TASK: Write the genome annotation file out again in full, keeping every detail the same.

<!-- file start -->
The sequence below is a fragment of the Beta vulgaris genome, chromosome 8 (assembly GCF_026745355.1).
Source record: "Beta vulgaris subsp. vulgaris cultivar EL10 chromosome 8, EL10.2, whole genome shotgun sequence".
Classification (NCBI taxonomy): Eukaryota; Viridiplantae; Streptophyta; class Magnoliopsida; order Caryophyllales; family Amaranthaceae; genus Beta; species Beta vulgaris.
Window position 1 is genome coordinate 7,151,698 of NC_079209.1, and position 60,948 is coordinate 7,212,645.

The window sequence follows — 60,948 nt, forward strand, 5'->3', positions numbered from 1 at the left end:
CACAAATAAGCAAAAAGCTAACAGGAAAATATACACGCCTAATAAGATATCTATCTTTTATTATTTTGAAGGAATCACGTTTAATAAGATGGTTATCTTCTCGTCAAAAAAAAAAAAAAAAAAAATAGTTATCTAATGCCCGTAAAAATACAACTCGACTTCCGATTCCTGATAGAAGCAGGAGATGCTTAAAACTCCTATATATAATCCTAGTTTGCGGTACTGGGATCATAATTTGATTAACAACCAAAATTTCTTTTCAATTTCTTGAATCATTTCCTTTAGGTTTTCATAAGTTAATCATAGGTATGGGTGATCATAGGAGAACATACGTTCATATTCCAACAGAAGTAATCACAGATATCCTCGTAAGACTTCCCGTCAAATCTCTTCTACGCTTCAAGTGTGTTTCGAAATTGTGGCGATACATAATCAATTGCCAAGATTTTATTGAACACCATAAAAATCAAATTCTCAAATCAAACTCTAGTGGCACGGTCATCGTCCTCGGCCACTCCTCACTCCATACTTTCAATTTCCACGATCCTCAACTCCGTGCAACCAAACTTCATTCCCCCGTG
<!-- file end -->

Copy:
The sequence below is a fragment of the Beta vulgaris genome, chromosome 8 (assembly GCF_026745355.1).
Source record: "Beta vulgaris subsp. vulgaris cultivar EL10 chromosome 8, EL10.2, whole genome shotgun sequence".
Classification (NCBI taxonomy): Eukaryota; Viridiplantae; Streptophyta; class Magnoliopsida; order Caryophyllales; family Amaranthaceae; genus Beta; species Beta vulgaris.
Window position 1 is genome coordinate 7,151,698 of NC_079209.1, and position 60,948 is coordinate 7,212,645.

The window sequence follows — 60,948 nt, forward strand, 5'->3', positions numbered from 1 at the left end:
CACAAATAAGCAAAAAGCTAACAGGAAAATATACACGCCTAATAAGATATCTATCTTTTATTATTTTGAAGGAATCACGTTTAATAAGATGGTTATCTTCTCGTCAAAAAAAAAAAAAAAAAAAATAGTTATCTAATGCCCGTAAAAATACAACTCGACTTCCGATTCCTGATAGAAGCAGGAGATGCTTAAAACTCCTATATATAATCCTAGTTTGCGGTACTGGGATCATAATTTGATTAACAACCAAAATTTCTTTTCAATTTCTTGAATCATTTCCTTTAGGTTTTCATAAGTTAATCATAGGTATGGGTGATCATAGGAGAACATACGTTCATATTCCAACAGAAGTAATCACAGATATCCTCGTAAGACTTCCCGTCAAATCTCTTCTACGCTTCAAGTGTGTTTCGAAATTGTGGCGATACATAATCAATTGCCAAGATTTTATTGAACACCATAAAAATCAAATTCTCAAATCAAACTCTAGTGGCACGGTCATCGTCCTCGGCCACTCCTCACTCCATACTTTCAATTTCCACGATCCTCAACTCCGTGCAACCAAACTTCATTCCCCCGTG